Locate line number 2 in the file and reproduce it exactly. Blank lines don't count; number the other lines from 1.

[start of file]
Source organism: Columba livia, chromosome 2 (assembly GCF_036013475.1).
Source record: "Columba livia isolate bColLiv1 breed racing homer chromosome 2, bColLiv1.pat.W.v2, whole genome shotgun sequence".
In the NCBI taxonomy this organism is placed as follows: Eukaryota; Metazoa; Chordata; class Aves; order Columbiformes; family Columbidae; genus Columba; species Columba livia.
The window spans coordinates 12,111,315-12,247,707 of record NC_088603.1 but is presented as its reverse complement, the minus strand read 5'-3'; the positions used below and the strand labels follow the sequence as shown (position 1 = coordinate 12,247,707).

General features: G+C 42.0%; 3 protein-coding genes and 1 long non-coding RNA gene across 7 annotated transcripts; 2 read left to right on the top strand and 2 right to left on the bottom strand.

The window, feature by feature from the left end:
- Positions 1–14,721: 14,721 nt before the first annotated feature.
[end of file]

Source record: "Columba livia isolate bColLiv1 breed racing homer chromosome 2, bColLiv1.pat.W.v2, whole genome shotgun sequence".